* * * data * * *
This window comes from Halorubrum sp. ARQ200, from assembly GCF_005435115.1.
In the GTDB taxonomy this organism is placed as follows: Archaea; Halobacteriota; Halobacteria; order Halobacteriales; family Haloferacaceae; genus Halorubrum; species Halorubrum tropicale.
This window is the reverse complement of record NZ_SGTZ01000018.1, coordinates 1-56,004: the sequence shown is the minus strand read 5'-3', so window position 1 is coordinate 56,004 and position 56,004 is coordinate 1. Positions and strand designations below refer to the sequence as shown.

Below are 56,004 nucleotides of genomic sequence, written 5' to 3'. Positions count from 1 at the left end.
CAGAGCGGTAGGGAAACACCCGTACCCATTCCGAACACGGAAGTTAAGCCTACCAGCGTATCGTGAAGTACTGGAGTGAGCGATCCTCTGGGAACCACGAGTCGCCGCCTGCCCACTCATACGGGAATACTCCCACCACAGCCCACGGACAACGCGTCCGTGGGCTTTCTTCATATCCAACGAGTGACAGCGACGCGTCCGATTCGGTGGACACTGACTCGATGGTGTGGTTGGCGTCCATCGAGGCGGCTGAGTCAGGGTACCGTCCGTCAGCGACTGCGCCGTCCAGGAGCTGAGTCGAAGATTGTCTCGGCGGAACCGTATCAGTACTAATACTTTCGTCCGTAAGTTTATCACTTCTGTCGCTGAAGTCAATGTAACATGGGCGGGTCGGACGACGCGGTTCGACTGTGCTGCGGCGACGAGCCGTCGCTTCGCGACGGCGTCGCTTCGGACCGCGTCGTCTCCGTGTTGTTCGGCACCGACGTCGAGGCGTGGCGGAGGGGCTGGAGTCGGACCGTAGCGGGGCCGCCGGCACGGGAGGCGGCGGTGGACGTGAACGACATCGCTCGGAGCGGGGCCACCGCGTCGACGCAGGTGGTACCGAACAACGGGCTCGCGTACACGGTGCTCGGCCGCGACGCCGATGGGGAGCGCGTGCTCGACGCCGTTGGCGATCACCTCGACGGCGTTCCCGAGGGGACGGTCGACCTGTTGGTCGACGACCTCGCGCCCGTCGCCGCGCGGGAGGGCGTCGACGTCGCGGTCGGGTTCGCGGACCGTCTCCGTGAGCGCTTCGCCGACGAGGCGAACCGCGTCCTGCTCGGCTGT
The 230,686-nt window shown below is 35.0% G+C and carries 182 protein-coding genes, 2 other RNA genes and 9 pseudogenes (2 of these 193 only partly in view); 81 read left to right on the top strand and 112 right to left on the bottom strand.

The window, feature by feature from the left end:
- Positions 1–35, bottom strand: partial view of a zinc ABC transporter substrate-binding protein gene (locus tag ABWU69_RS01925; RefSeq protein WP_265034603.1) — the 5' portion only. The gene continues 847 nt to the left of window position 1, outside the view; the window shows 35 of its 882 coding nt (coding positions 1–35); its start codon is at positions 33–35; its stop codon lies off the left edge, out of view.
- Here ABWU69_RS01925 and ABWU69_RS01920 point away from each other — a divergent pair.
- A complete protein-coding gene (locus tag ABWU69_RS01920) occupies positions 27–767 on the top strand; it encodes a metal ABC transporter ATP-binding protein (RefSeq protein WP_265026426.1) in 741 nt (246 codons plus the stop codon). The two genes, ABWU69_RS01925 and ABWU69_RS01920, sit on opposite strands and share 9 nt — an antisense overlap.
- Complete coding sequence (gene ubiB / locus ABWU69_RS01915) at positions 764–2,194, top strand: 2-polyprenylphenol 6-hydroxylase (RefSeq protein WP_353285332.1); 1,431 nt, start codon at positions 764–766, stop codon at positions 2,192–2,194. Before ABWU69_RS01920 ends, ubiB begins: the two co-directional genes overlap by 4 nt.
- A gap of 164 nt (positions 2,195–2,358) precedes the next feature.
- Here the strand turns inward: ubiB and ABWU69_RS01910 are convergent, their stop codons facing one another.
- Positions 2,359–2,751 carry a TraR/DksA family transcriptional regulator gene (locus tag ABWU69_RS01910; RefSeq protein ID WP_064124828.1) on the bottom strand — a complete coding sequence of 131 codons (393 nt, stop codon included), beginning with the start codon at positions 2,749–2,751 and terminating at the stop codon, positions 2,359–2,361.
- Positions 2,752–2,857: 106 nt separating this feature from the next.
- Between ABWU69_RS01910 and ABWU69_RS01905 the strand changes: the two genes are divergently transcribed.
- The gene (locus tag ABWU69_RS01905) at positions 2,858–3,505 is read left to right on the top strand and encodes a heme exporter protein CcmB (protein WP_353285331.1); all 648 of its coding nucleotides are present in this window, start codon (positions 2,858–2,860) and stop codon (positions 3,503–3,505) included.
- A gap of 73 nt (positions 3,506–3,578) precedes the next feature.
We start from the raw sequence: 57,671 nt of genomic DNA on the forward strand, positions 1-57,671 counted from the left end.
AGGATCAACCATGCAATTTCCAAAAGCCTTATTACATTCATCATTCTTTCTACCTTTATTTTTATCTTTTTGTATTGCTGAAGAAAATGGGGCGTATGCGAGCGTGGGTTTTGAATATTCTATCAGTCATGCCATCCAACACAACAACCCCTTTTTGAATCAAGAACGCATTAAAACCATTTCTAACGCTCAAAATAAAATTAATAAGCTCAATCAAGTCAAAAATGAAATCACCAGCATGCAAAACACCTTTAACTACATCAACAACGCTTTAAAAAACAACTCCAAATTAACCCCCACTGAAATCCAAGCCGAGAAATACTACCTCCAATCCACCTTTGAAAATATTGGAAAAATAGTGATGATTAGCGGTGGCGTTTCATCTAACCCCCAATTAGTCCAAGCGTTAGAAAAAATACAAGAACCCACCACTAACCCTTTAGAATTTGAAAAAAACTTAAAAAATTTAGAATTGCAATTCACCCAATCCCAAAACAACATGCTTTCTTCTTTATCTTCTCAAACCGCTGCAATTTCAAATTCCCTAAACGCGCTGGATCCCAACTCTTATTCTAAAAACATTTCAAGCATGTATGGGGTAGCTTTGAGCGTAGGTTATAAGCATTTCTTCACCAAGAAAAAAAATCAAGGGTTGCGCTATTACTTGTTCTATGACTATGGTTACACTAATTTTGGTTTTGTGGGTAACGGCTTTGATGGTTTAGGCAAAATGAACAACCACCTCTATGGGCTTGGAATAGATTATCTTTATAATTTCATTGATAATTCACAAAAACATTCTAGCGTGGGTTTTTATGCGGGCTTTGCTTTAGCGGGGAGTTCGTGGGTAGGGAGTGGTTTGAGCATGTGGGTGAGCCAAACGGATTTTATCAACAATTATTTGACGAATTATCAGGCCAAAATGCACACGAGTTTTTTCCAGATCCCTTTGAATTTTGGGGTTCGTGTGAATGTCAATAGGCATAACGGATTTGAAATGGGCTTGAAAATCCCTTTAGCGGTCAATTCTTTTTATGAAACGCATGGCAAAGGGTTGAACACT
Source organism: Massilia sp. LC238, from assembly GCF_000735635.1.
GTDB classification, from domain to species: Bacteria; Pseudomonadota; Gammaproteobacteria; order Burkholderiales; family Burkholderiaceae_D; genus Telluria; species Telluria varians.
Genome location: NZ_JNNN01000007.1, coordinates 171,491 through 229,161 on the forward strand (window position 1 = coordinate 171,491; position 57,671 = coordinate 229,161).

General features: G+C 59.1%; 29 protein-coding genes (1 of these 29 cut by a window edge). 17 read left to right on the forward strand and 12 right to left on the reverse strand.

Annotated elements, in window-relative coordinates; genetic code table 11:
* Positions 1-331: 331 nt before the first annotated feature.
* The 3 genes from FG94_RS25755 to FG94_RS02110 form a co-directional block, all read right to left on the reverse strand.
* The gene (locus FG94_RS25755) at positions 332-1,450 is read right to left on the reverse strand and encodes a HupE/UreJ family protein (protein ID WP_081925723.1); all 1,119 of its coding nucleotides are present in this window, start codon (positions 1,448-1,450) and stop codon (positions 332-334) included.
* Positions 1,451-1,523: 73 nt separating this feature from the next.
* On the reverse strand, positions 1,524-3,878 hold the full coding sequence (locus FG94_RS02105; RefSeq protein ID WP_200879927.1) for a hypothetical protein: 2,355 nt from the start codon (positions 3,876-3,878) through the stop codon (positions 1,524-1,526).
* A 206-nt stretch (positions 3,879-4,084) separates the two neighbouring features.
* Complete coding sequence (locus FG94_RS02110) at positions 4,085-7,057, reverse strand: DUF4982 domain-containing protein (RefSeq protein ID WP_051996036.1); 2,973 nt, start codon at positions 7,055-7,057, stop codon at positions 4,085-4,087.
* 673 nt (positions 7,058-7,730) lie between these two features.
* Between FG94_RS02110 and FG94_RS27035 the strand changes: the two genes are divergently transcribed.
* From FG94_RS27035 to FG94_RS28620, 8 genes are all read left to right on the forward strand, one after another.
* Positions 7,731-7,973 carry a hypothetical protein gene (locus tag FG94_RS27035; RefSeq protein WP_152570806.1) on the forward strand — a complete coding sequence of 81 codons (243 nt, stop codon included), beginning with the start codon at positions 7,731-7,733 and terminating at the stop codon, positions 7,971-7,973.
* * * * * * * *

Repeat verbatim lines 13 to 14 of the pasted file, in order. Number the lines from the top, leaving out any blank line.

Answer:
- Here the strand turns inward: ubiB and ABWU69_RS01910 are convergent, their stop codons facing one another.
- Positions 2,359–2,751 carry a TraR/DksA family transcriptional regulator gene (locus tag ABWU69_RS01910; RefSeq protein ID WP_064124828.1) on the bottom strand — a complete coding sequence of 131 codons (393 nt, stop codon included), beginning with the start codon at positions 2,749–2,751 and terminating at the stop codon, positions 2,359–2,361.